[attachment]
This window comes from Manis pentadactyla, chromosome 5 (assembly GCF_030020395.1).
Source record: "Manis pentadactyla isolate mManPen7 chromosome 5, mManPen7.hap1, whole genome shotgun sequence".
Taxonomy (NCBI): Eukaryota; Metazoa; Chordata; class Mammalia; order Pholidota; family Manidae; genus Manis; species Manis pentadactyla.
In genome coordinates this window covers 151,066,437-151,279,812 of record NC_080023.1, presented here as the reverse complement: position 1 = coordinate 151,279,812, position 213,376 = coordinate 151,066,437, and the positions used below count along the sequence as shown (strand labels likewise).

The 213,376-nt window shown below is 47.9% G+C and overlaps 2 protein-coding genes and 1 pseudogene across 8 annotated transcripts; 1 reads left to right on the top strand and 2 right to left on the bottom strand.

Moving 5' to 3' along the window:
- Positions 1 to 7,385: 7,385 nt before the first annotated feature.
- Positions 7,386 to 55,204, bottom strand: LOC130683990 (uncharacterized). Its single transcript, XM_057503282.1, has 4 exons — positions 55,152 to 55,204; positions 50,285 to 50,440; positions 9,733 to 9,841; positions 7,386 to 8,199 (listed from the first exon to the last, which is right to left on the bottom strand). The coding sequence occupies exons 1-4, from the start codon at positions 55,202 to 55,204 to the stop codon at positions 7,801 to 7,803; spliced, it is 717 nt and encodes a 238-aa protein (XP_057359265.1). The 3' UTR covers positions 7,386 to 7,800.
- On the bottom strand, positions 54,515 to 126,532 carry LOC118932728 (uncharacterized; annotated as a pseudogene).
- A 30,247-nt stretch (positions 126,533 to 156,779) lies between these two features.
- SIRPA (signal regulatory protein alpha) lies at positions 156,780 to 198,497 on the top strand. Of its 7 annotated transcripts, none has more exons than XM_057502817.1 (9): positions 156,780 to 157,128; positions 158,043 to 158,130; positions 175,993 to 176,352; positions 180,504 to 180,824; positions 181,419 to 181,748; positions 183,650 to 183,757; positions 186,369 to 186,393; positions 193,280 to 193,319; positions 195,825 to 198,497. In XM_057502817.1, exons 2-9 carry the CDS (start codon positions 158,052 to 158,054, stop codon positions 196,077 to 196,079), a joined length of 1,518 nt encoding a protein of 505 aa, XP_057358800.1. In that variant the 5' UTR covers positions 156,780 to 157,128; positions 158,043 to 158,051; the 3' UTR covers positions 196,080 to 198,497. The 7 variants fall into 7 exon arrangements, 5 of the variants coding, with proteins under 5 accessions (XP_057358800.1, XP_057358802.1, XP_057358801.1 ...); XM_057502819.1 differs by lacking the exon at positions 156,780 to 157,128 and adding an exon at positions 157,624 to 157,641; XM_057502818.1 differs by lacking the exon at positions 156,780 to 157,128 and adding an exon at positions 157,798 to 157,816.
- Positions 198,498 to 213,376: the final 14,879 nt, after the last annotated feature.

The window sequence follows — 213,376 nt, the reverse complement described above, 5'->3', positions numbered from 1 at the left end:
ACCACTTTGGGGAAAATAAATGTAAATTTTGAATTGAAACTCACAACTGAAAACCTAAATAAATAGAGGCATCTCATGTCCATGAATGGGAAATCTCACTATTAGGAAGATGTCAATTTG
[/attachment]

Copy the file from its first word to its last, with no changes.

This window comes from Manis pentadactyla, chromosome 5 (assembly GCF_030020395.1).
Source record: "Manis pentadactyla isolate mManPen7 chromosome 5, mManPen7.hap1, whole genome shotgun sequence".
Taxonomy (NCBI): Eukaryota; Metazoa; Chordata; class Mammalia; order Pholidota; family Manidae; genus Manis; species Manis pentadactyla.
In genome coordinates this window covers 151,066,437-151,279,812 of record NC_080023.1, presented here as the reverse complement: position 1 = coordinate 151,279,812, position 213,376 = coordinate 151,066,437, and the positions used below count along the sequence as shown (strand labels likewise).

The 213,376-nt window shown below is 47.9% G+C and overlaps 2 protein-coding genes and 1 pseudogene across 8 annotated transcripts; 1 reads left to right on the top strand and 2 right to left on the bottom strand.

Moving 5' to 3' along the window:
- Positions 1 to 7,385: 7,385 nt before the first annotated feature.
- Positions 7,386 to 55,204, bottom strand: LOC130683990 (uncharacterized). Its single transcript, XM_057503282.1, has 4 exons — positions 55,152 to 55,204; positions 50,285 to 50,440; positions 9,733 to 9,841; positions 7,386 to 8,199 (listed from the first exon to the last, which is right to left on the bottom strand). The coding sequence occupies exons 1-4, from the start codon at positions 55,202 to 55,204 to the stop codon at positions 7,801 to 7,803; spliced, it is 717 nt and encodes a 238-aa protein (XP_057359265.1). The 3' UTR covers positions 7,386 to 7,800.
- On the bottom strand, positions 54,515 to 126,532 carry LOC118932728 (uncharacterized; annotated as a pseudogene).
- A 30,247-nt stretch (positions 126,533 to 156,779) lies between these two features.
- SIRPA (signal regulatory protein alpha) lies at positions 156,780 to 198,497 on the top strand. Of its 7 annotated transcripts, none has more exons than XM_057502817.1 (9): positions 156,780 to 157,128; positions 158,043 to 158,130; positions 175,993 to 176,352; positions 180,504 to 180,824; positions 181,419 to 181,748; positions 183,650 to 183,757; positions 186,369 to 186,393; positions 193,280 to 193,319; positions 195,825 to 198,497. In XM_057502817.1, exons 2-9 carry the CDS (start codon positions 158,052 to 158,054, stop codon positions 196,077 to 196,079), a joined length of 1,518 nt encoding a protein of 505 aa, XP_057358800.1. In that variant the 5' UTR covers positions 156,780 to 157,128; positions 158,043 to 158,051; the 3' UTR covers positions 196,080 to 198,497. The 7 variants fall into 7 exon arrangements, 5 of the variants coding, with proteins under 5 accessions (XP_057358800.1, XP_057358802.1, XP_057358801.1 ...); XM_057502819.1 differs by lacking the exon at positions 156,780 to 157,128 and adding an exon at positions 157,624 to 157,641; XM_057502818.1 differs by lacking the exon at positions 156,780 to 157,128 and adding an exon at positions 157,798 to 157,816.
- Positions 198,498 to 213,376: the final 14,879 nt, after the last annotated feature.

The window sequence follows — 213,376 nt, the reverse complement described above, 5'->3', positions numbered from 1 at the left end:
ACCACTTTGGGGAAAATAAATGTAAATTTTGAATTGAAACTCACAACTGAAAACCTAAATAAATAGAGGCATCTCATGTCCATGAATGGGAAATCTCACTATTAGGAAGATGTCAATTTG